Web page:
“This is how the oldest tales should be read and known. Gemmell is a master of plot, but his triumph is creating men and women so real that their trials are agony and their triumph is glorious.”
“David Gemmell carries us away to a four-cornered, wholly convincing cosmos, so masterfully done that the reader thinks ‘Ah, this is what it was really like.’”
“To anyone who enjoys an action-packed historical epic.”
“The loyalties and betrayals, the love and the hate, the endless, everlasting courage of the men — and the women — of both sides are brought to life in this vivid, inspirational recreation of the Troy myth.”
Prolific historical novelist Gemmell continues his imaginative and addictive Trojan War trilogy with this second installment (after Troy: Lord of the Silver Bow). While King Agamemnon schemes and "dreams of a war with Troy," rival monarch Priam of Troy maneuvers to secure his city's future through the marriage of his son Hektor to Princess Andromache of Thebe Under Plakos. Born with a birthmark resembling the shield of Athene—"the Shield of Thunder"—Andromache will, according to prophesy, bear the Eagle Child: a king who will never be defeated and whose city "will be eternal." Faithful to Homeric legend, there is enough intrigue, treachery and sanguinary violence to keep readers riveted as Priam publicly humiliates King Odysseus of Ithaka, who had hoped to remain neutral in the coming conflict. With Odysseus and the demigod warrior Achilles among his allies, Agamemnon attacks Troy in a war for hegemony. Seamlessly blending legend, mythology and history, Gemmell vividly recreates the world of the Greek city-states in all of their nobility and pettiness. Lively and seductive, this is historical fiction at its page-turning best. (Mar.)Copyright 2006 Reed Business Information.
The sequel to Troy: Lord of the Silver Bow (Del Rey, 2005) is a brilliant retelling of the Trojan legends in which the author takes considerable poetic license. His Priam is lecherous, intent on sleeping with Andromache, his son Hector's new wife. She acquiesces after learning that a battle wound has left Hector impotent. Pregnant by her true love, Helikaon (King Aeneas), to survive she must make Priam think that the child is his. Doing so is vital because Andromache is the Shield of Thunder, bearing the shield-like birthmark on her head as proof that she is Athene's chosen, destined to fulfill the prophecy, "Beneath the Shield of Thunder waits the Eagle Child, on Shadow wings, to soar above all city gates, till end of days, and fall of kings." After learning that Hekabe, Priam's wife, poisoned her sister to bring the Shield to Troy for Hector, Andromache kills the dying woman, both for revenge and to keep her from poisoning Odysseus. Priam turns against his former friend after learning of his role in the murder of Helikaon's father (to save the life of the young King Aeneas from assassins sent by his own father), thereby ensuring that Priam and Odysseus will be on opposite sides in the upcoming war. Nonstop action, blood, and gore galore-in keeping with the subject matter-more historical fiction than fantasy, this page-turner is sure to please fans of both genres. Tragically, the author died in 2006 while working on the third book.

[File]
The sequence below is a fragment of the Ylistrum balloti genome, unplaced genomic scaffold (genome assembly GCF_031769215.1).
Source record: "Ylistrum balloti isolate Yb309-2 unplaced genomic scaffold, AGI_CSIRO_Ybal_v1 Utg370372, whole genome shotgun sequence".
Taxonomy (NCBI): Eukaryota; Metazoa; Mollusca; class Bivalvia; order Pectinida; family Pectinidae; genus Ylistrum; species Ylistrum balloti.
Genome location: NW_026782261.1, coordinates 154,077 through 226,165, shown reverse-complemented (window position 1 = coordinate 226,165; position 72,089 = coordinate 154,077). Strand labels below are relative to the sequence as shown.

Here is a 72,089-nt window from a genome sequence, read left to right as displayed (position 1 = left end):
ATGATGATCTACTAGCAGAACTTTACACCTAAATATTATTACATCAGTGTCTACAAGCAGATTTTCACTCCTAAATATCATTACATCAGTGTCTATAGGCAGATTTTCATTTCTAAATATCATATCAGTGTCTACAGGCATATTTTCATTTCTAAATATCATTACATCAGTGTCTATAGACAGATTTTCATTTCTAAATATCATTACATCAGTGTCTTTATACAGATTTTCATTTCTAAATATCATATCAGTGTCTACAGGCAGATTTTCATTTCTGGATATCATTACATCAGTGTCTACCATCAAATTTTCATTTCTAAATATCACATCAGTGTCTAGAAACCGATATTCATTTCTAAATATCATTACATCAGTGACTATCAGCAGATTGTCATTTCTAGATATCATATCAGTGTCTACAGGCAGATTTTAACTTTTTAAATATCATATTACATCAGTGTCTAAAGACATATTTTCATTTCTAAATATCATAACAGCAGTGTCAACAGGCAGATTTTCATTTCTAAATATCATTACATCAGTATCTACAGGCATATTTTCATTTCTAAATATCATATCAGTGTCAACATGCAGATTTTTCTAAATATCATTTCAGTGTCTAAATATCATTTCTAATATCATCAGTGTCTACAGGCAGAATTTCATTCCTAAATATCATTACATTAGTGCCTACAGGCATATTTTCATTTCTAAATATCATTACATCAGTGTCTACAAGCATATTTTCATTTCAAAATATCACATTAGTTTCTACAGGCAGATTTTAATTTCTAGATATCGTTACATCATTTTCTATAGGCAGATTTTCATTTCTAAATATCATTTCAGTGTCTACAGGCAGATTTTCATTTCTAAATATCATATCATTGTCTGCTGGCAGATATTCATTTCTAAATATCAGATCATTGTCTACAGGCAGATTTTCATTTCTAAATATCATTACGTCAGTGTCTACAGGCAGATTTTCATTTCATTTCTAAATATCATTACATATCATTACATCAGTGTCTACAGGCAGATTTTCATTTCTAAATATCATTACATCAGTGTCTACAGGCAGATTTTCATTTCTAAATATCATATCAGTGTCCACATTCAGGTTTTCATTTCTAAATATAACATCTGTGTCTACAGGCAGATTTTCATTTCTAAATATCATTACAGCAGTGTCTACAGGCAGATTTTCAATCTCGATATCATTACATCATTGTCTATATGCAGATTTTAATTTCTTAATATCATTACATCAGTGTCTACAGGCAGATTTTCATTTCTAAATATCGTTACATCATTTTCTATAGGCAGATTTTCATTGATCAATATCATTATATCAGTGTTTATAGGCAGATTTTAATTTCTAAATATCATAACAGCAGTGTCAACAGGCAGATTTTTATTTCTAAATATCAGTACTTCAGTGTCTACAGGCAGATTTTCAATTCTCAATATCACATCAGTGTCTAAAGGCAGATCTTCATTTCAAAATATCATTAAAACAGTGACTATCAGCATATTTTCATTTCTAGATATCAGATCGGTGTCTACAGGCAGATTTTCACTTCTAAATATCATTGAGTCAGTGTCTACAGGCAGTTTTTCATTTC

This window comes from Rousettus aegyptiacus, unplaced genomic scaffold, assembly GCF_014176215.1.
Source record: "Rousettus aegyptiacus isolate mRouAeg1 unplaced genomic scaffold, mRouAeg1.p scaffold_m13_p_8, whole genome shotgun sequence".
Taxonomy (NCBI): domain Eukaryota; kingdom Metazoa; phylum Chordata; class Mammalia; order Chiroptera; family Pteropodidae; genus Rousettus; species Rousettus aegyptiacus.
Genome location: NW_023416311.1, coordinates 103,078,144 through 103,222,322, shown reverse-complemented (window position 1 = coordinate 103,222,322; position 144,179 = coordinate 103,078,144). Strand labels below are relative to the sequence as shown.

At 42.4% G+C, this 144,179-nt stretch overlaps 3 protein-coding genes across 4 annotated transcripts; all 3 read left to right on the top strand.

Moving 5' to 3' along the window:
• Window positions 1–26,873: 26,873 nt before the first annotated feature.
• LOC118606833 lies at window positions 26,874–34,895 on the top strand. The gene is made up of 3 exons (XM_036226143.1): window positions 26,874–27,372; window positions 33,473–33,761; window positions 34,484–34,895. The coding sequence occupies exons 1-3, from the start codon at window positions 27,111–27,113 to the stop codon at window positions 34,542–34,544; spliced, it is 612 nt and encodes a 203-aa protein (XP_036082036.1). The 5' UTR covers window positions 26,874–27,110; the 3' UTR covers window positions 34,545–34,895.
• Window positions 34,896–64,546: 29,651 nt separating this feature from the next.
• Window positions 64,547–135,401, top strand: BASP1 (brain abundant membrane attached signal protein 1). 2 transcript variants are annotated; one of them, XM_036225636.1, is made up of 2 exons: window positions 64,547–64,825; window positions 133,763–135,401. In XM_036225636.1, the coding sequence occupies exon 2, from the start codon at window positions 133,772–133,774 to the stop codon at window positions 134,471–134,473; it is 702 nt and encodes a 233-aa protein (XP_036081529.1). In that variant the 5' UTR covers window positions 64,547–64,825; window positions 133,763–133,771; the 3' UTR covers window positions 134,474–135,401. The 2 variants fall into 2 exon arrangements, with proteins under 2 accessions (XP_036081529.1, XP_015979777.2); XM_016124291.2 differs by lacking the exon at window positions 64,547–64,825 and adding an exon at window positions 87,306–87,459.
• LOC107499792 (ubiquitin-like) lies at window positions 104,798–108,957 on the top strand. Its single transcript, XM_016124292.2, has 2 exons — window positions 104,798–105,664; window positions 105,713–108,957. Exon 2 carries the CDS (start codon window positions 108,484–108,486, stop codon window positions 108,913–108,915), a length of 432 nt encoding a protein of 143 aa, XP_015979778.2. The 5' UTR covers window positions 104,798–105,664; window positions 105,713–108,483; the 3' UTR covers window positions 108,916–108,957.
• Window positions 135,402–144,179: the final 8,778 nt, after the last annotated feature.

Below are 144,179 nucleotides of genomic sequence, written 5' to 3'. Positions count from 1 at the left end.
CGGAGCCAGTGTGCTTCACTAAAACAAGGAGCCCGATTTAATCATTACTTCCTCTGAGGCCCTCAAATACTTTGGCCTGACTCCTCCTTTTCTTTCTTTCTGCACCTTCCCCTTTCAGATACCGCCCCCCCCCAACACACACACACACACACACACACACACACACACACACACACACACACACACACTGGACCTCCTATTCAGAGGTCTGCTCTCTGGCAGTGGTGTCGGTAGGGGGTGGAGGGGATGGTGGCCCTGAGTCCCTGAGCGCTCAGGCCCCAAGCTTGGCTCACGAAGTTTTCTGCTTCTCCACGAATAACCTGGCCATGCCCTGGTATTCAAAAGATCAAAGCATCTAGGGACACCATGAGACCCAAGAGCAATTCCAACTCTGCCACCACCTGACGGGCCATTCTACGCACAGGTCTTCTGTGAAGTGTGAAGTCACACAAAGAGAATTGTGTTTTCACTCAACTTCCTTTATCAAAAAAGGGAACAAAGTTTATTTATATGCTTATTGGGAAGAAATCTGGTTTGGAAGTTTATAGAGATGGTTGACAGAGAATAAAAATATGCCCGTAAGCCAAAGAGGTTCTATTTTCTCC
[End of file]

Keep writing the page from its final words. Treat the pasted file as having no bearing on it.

Historical fiction or fantasy? This second volume in the "Troy" trilogy, which began with Lord of the Silver Bow(2005), may confuse readers a bit. At the close of the first book, Hektor appeared to have fallen in battle, leading one to believe that Gemmell was following in the footsteps of authors such as Harry Turtledove by creating an alternate history in which Troy did not fall to the Greeks. In fact, the first novel is merely a prelude to the second installment, in which Gemmell continues his dramatic retelling of the historic conflict between the Greeks and the Trojans. During a gathering for games and chariot races at Troy, the enmity between the two culminates in war, plunging the region surrounding the Great Green (Mediterranean Sea) into bloodshed and chaos from which no one will survive unscathed. Here, readers will meet the same wonderful characters from the first book (and from Greek mythology and literature): Odysseus, storyteller, warrior, and trader; Andromache, betrothed to Trojan hero Hektor; and the treacherous and wily King Priam. This is a wonderfully readable story filled with blood feuds, fierce battle scenes, remarkable courage, and devastating betrayal. It will keep the reader enthralled long after bedtime. Highly recommended for all public libraries.
Jane Henriksen Baird
The events and characters in this story only loosely follow those set down in the epic Greek poems and legends. To begin with, Gemmell dispatches the likes of Zeus, Poseidon, and Apollo as active participants and the Achilles here does not have a sea nymph for a mother. All of the actors are human, and they live, love, and die with great passion. The relationships are deep and complicated. Relatives kill one another, and the fates of cities are often in the hands of traitors. Gemmell brings his Troy to life with confidence and creates rich new players and plotlines that complement the classics even as he rewrites them. Hektor, for example, has been emasculated from a battle wound but he gets the chance to beat up Achilles anyway. The battles are chaotic and exciting, and the author does a good job of keeping the myriad opponents and allies straight. This second book in the series is a perfect follow-up for teens who have enjoyed Homer or Frank Miller and Lynn Varley's 300 (Dark Horse, 2007).
Will MarstonCopyright 2006 Reed Business Information.